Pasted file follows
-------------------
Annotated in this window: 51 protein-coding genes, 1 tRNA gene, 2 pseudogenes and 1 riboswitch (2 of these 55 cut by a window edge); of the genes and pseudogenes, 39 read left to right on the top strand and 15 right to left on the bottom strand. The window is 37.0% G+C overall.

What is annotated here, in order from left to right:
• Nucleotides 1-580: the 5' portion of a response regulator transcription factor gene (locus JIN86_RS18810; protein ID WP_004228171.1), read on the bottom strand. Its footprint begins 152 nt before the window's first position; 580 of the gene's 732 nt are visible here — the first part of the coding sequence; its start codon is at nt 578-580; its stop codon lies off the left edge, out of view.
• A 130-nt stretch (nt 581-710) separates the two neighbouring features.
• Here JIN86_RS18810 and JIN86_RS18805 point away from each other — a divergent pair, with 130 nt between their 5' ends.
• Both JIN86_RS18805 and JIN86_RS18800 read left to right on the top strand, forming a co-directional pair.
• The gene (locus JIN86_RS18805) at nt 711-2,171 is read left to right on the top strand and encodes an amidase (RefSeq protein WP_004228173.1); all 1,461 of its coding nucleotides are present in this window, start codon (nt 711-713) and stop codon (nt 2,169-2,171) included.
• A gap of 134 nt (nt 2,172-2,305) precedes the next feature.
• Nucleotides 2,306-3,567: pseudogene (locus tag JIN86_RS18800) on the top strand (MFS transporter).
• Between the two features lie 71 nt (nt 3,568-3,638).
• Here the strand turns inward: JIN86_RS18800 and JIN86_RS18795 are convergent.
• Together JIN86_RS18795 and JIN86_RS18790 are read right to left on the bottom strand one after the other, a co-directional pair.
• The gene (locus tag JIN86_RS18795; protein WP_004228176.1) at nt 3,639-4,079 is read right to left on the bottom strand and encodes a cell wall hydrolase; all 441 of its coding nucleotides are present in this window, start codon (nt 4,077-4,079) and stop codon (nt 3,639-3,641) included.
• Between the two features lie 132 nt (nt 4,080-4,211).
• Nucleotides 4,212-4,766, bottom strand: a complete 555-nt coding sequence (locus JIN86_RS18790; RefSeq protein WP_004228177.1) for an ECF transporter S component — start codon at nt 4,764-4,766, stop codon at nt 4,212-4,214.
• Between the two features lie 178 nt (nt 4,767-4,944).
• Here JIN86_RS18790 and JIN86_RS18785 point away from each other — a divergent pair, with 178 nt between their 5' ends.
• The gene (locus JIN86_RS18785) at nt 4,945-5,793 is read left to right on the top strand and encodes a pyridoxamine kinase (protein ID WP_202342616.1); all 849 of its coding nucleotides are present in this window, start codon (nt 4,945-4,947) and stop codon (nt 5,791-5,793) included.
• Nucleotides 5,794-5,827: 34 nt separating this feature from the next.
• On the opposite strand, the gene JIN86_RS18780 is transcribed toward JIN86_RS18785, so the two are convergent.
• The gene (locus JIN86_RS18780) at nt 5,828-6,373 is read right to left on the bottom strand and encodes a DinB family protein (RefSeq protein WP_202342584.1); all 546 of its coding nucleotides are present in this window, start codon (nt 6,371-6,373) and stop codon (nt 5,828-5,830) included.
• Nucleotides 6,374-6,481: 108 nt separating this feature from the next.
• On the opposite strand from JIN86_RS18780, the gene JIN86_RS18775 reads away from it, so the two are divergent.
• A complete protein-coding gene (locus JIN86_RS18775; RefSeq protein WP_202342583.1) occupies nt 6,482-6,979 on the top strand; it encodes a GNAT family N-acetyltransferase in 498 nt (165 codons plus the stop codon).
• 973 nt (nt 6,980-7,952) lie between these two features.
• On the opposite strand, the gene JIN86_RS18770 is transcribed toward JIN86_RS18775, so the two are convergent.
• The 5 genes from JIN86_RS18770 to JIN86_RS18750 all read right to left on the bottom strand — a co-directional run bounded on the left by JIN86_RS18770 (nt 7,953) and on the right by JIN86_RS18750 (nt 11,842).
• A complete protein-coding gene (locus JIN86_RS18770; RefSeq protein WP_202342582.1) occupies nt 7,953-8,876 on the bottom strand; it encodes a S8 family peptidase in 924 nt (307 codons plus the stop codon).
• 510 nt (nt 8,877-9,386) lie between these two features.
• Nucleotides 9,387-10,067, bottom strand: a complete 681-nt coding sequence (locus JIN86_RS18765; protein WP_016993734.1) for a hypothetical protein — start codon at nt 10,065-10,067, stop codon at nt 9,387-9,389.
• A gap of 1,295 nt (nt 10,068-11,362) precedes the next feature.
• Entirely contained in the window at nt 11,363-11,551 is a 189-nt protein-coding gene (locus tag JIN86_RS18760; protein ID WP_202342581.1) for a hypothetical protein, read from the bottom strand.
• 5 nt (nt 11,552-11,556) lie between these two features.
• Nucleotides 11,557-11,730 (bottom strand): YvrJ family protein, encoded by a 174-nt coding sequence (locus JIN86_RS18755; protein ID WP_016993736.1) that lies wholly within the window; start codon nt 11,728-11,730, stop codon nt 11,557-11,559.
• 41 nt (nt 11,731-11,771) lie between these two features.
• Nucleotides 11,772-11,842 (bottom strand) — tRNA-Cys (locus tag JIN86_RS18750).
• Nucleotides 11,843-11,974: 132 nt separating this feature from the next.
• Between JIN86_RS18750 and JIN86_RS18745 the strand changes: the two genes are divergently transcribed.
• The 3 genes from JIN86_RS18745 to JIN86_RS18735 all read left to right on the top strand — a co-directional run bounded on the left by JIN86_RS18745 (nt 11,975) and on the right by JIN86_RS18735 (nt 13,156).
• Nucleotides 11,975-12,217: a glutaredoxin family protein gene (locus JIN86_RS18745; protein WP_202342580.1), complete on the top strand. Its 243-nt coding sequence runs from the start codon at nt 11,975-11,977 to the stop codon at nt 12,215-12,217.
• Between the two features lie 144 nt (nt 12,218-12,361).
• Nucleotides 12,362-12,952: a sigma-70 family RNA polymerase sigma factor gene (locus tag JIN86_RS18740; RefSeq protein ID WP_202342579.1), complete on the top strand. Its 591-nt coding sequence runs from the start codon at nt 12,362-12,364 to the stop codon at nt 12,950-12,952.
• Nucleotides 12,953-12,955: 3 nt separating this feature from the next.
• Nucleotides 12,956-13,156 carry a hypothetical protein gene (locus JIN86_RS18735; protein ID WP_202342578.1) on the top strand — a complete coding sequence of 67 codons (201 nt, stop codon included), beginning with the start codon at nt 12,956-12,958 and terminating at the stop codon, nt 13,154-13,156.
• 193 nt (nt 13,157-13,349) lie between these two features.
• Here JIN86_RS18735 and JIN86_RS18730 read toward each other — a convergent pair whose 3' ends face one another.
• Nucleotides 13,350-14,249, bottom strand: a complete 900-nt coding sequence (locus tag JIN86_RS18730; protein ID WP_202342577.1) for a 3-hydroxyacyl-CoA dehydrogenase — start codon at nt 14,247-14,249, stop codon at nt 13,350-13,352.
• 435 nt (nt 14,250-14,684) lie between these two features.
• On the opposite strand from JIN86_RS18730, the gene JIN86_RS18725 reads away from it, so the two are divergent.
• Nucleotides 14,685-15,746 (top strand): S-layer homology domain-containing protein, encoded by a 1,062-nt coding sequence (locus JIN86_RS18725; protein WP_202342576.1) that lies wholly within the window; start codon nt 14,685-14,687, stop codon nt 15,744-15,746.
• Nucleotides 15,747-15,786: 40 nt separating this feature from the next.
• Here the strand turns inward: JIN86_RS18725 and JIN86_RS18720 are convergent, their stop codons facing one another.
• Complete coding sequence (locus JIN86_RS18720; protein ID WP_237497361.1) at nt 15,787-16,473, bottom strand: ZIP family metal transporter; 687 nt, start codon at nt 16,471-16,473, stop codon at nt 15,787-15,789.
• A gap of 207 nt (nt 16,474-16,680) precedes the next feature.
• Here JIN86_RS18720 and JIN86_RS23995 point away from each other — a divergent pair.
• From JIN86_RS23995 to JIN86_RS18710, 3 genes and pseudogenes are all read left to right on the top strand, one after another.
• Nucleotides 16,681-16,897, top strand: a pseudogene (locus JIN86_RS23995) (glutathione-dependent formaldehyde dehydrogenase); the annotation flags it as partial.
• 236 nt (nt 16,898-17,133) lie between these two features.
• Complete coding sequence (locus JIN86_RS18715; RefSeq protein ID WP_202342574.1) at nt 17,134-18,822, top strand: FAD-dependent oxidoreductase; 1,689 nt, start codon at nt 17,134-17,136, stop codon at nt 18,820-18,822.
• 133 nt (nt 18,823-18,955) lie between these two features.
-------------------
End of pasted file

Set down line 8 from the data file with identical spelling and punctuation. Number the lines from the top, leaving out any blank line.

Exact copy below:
• A gap of 134 nt (nt 2,172-2,305) precedes the next feature.